Thilina on screening of elite athletes and their management


Thilina screening Sanjaya Jayasinghe of Sri Lanka Army, National Record Holder in Triple Jump while being watched by Luiz Ramiez (coach from Cuba) and Chathura Rodrigo (Basketball and fitness coach).

Thilina sharing a light moment with Sajith Jayalal (national middle - long distance coach) and Ajith Kuruppu while explaining to a smiling player how taping would help him to compete at the highest level by overcoming his current pain.

Australia-based sports physiotherapist and fitness trainer Thilina Vitharana recently screened national players of many sports, particularly national track and field athletes, at NISS using the latest technology in conjunction with his vast experience in sports physiotherapy and rehabilitation.

This year, it is particularly aimed at players involved in jumping and landing sports where if not managed properly, recurrent injuries is a real possibility due to the dynamics involved in jumping and landing whether he/she is a pole vaulter, netballer, or bowler in cricket, according to Thilina.

Thilina also rightly pointed out that the need for a particular screening to be tailor-made for a "given" sport rather than adopting a generic screening protocol. If such approach is not followed, it is highly likely that unfavourable results can be expected harming the player rather than benefiting. In short, Thilina emphasised that screening is not a panacea. The results should be interpreted very carefully because each player is different in his/her own right. Also just because a deficiency is identified, it doesn’t mean that it should be corrected immediately unless it is an obstacle for his/her optimum performance.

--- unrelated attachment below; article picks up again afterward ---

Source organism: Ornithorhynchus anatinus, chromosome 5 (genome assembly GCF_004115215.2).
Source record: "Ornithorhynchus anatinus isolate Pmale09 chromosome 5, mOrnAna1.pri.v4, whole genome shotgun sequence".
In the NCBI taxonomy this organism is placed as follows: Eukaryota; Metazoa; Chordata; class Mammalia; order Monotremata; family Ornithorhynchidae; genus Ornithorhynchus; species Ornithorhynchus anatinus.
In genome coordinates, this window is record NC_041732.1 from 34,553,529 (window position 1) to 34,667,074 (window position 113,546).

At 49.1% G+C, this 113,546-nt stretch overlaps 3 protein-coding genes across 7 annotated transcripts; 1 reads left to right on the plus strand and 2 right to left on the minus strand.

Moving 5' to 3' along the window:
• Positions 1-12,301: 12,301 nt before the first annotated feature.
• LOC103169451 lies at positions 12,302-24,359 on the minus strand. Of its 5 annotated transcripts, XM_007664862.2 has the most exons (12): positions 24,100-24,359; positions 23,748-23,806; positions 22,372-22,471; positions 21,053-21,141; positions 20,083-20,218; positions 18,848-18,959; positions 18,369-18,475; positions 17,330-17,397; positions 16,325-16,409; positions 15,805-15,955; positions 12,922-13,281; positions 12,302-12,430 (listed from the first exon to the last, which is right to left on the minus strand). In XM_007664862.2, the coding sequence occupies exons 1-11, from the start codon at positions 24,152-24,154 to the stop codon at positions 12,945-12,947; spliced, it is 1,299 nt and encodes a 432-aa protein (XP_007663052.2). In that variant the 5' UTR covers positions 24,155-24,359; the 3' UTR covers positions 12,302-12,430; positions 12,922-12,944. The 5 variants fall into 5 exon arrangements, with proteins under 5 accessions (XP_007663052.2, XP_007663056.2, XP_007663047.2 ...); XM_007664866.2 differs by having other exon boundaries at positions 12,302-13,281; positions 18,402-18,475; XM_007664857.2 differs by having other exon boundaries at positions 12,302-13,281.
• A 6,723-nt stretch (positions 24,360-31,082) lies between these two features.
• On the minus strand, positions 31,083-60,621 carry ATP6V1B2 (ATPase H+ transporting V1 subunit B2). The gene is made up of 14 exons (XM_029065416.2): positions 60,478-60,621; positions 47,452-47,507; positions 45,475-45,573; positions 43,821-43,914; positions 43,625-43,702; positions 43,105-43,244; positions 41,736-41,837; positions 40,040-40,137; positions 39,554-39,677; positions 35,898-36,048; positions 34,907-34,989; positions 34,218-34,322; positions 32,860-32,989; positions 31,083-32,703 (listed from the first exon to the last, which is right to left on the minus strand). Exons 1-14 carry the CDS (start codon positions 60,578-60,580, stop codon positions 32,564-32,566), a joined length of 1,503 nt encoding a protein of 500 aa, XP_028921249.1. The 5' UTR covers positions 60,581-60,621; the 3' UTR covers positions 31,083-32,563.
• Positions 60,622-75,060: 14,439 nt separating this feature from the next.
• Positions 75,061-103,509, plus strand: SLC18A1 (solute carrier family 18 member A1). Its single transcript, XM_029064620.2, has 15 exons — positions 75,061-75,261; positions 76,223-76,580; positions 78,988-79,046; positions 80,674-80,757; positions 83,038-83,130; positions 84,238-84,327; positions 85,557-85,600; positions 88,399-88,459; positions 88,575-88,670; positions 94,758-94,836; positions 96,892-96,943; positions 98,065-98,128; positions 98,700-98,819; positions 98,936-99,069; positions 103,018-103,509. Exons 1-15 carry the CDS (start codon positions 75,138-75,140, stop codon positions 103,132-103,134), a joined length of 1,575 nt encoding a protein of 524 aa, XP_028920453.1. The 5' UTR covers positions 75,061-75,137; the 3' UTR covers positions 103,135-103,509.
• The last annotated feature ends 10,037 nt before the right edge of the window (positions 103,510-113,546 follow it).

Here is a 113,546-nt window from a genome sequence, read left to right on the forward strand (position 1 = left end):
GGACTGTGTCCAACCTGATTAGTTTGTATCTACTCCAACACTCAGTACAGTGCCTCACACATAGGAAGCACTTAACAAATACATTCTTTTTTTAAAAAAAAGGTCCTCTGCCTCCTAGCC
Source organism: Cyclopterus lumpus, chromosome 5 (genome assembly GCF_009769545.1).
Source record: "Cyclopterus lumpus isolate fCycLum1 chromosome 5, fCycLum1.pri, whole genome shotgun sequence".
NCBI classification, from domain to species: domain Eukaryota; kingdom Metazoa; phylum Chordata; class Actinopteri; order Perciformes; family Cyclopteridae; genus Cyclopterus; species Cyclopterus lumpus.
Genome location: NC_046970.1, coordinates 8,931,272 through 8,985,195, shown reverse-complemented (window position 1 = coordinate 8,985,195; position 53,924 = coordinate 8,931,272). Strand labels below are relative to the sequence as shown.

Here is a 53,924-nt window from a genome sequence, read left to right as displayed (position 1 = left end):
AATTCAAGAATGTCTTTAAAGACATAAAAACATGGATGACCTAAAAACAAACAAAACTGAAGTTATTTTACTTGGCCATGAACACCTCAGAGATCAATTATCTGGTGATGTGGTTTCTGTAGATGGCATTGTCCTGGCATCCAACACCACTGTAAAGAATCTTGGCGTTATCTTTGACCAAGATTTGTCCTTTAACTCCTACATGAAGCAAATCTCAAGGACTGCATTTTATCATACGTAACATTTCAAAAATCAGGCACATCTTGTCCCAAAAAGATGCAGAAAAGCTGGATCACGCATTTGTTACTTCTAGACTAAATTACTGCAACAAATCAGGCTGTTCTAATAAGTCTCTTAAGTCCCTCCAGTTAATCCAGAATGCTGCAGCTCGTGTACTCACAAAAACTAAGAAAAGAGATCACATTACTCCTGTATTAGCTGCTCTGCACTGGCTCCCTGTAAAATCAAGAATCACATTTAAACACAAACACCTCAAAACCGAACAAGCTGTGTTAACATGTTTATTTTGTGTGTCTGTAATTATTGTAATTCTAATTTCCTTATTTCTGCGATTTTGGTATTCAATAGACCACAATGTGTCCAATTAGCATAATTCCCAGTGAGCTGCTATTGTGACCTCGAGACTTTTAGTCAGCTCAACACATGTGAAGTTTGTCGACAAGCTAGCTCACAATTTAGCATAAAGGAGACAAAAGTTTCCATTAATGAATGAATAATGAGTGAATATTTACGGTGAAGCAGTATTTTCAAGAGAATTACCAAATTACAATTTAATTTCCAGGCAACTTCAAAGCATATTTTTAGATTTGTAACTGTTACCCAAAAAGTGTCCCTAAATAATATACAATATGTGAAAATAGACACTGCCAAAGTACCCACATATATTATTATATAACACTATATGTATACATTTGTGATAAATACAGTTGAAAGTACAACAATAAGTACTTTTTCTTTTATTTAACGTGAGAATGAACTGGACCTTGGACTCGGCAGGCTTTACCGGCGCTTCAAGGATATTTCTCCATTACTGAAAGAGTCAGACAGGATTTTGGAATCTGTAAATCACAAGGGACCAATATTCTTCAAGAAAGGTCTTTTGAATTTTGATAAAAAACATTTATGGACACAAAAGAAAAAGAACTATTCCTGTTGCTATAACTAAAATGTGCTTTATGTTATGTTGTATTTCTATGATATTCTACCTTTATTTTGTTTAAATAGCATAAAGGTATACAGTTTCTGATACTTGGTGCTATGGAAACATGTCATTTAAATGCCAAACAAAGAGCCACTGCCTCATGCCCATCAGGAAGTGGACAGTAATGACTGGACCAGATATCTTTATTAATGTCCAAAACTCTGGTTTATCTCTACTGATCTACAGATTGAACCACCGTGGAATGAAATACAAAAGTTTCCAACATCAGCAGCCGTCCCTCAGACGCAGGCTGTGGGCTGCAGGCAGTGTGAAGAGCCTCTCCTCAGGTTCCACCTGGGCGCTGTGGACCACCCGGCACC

Thilina who has been working closely for over five years with ex-Sri Lankan national basketball coach and sports educator Ajith Kuruppu said that it is a must that coaches, physios, trainers and physicians work together to obtain the optimum output from an individual player or a team. However, Thilina wittingly noted that there should be accountability lying with "one" person when things do not go well as planned eg recurrent knee or shoulder injury with a player.

Thilina also emphasised that there is also a need for proper evaluation of risks and benefits when re-introducing a rehabilitated player to competition. If such is not done potentially resulting in recurrent injuries, not only his/her performance but can also adversely affect his earning capacity as a professional player it can destabilise the team in team sports where each player has a specific role to play in the team.

Thilina used the latest technology in his evaluation of the players but he reiterated that such is a supportive tool only and nothing can replace the experience and analytical ability of the person who conducts it and more importantly the art of listening to the player and his/her coach.

A well-respected national coach summed up the importance of what Thilina has been doing "Thilina knows A-Z in physiotherapy and fitness and he is just amazing. It gave me an immense pleasure just watching how as a fitness trainer he was screening the players and then developing a plan after identifying weaknesses and strengths of a player. If a player complained of any ailment, as a physio, Thilina immediately treated him as well. I believe that being a keen cricketer playing competitive cricket from younger age, he has the unique ability to easily relate to an injured player. He is very approachable to us and a very humble person. Thilina is a whole package and I do hope that he will continue helping Sri Lanka for many years to come".

Thilina is also very appreciative of the support given by sports Minister Dayasiri Jayasekera, Director General of National Institute of Sport Medicine Dr Lakshman Edirisinghe, Director General of National Institute of Sports Science Mr Sajith Jayalal, sports physician Dr Lal Ekanayake and their staff at all levels.

Thilina has an undiminishing gratitude for Kuruppu. "If not for Ajith Kuruppu’s initiative in 2013 and his perseverance since, I would not have got an opportunity to work in Sri Lanka which is the country of my parents and now mine as well in a big way".

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